R.C. Sproul’s answer may surprise you:
It is common to say that hell is the absence of God. Such statements are motivated in large part by the dread of even contemplating what hell is like. We try often to soften that blow and find a euphemism to skirt around it.
We need to realize that those who are in hell desire nothing more than the absence of God. They didn’t want to be in God’s presence during their earthly lives, and they certainly don’t want Him near when they’re in hell. The worst thing about hell is the presence of God there.
When we use the imagery of the Old Testament in an attempt to understand the forsakenness of the lost, we are not speaking of the idea of the departure of God or the absence of God in the sense that He ceases to be omnipresent. Rather, it’s a way of describing the withdrawal of God in terms of His redemptive blessing.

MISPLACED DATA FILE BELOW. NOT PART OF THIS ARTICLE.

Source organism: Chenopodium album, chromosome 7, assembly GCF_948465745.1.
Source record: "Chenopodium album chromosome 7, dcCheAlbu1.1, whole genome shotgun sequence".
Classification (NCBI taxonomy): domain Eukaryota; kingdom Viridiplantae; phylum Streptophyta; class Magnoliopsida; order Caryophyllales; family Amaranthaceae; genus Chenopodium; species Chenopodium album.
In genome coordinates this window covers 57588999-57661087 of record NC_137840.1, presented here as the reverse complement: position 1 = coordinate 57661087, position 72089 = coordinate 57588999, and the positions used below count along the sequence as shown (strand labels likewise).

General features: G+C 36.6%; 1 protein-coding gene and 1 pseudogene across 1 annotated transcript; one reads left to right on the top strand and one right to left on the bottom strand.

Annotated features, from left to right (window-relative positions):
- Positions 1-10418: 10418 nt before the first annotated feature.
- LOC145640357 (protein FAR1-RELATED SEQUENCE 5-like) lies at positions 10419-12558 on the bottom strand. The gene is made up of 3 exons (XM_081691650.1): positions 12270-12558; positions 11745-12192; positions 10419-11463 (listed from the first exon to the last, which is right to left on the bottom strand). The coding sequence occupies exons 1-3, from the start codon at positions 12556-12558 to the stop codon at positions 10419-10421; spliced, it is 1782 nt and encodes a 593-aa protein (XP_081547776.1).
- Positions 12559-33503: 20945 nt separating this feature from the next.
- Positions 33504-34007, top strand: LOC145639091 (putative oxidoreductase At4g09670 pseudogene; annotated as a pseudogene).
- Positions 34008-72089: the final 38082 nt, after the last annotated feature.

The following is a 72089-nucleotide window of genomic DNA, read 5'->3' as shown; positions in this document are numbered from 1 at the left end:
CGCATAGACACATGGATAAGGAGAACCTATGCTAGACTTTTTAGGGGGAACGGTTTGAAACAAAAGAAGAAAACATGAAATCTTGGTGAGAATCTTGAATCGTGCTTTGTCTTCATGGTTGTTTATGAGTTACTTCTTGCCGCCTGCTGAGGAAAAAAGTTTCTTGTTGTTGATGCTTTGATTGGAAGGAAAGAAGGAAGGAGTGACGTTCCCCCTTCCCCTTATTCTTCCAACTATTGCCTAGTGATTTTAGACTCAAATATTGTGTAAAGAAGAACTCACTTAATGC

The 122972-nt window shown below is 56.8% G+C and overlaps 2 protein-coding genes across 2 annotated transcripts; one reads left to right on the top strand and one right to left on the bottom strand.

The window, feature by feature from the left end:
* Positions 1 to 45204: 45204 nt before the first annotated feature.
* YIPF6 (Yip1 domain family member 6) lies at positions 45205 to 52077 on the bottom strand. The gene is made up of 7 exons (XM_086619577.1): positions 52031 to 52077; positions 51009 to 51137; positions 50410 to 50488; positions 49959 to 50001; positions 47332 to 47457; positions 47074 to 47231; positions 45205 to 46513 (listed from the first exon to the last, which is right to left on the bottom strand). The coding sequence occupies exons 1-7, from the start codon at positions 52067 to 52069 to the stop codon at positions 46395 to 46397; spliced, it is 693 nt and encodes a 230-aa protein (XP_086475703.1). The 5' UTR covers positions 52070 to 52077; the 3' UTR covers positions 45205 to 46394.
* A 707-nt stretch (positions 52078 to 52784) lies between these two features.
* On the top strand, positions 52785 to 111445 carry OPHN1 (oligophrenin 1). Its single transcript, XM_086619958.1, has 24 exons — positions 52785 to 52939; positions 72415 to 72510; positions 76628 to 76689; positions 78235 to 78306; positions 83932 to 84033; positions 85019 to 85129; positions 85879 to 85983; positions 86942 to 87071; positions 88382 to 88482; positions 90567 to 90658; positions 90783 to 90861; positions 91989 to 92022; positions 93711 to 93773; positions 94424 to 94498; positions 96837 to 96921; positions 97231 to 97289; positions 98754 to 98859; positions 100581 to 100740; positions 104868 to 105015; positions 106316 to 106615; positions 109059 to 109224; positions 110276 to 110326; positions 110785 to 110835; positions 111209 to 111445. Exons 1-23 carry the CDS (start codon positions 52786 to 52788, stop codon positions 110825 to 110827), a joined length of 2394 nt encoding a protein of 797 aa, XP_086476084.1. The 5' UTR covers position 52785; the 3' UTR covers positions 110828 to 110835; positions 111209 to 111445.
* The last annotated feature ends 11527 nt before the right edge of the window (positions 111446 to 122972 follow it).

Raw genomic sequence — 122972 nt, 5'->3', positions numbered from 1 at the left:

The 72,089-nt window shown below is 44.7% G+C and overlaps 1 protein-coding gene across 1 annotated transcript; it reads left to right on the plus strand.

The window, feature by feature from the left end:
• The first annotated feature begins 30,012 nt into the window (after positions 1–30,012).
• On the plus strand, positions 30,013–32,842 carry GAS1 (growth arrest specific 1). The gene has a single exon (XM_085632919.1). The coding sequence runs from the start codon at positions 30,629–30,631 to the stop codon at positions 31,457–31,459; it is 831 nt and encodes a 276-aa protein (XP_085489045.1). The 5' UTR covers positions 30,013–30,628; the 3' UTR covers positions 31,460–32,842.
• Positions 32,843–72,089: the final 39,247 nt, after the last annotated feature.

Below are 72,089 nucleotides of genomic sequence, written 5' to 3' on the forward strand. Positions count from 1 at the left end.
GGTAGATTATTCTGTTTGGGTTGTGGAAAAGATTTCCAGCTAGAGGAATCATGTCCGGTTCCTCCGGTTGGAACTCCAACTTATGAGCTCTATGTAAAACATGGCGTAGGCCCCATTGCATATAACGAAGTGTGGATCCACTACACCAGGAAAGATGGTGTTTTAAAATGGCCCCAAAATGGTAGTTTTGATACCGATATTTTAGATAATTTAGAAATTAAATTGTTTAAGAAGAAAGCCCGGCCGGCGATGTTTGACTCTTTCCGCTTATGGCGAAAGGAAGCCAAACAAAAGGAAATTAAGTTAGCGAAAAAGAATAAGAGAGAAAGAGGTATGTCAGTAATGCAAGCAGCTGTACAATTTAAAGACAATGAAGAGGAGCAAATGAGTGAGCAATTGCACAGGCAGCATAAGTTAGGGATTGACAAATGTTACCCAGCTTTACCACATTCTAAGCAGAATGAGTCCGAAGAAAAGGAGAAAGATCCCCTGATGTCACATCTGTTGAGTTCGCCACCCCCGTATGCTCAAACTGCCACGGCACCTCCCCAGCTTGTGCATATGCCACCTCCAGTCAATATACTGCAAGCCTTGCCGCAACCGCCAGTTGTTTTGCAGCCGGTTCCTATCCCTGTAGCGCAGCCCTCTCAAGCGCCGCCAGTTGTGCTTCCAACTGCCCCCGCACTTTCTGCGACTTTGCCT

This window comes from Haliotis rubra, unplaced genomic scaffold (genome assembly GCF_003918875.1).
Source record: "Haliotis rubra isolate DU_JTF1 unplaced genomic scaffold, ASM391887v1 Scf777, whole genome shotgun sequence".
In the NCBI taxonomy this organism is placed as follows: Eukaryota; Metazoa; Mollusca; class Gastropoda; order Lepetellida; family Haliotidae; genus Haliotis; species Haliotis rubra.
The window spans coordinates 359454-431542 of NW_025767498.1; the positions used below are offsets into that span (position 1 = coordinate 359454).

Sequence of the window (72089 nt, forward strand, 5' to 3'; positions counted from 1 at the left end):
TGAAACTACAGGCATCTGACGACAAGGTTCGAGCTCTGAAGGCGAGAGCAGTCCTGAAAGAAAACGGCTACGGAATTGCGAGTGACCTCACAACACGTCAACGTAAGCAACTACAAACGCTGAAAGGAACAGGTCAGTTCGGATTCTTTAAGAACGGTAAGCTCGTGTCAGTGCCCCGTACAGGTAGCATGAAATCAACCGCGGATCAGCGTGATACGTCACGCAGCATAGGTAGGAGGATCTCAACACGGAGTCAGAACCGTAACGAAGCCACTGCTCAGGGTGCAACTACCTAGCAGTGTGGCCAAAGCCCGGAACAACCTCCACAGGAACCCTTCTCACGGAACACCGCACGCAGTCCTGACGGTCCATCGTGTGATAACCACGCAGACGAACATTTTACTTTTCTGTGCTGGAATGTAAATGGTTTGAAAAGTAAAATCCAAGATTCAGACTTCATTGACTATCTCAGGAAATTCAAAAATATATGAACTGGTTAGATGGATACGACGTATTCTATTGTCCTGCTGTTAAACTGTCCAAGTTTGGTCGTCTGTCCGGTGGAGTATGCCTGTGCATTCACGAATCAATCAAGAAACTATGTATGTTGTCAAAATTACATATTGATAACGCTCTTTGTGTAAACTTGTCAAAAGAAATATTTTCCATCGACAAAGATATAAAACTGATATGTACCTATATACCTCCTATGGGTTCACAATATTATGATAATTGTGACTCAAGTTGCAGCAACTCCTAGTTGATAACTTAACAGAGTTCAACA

It is the absence of the light of His countenance. It is the presence of the frown of His countenance.
It is the absence of the blessedness of His unveiled glory that is a delight to the souls of those who love Him, but it is the presence of the darkness of judgment.
Hell reflects the presence of God in His mode of judgment, in His exercise of wrath, and that’s what everyone would like to escape.
I think that’s why we get confused. There is withdrawal in terms of the blessing of the radical nearness of God. His benefits can be removed far from us, and that’s what this language is calling attention to.
—R. C. Sproul, The Truth of the Cross (Orlando, FL: Reformation Trust, 2007), pp. 157-158; my emphasis.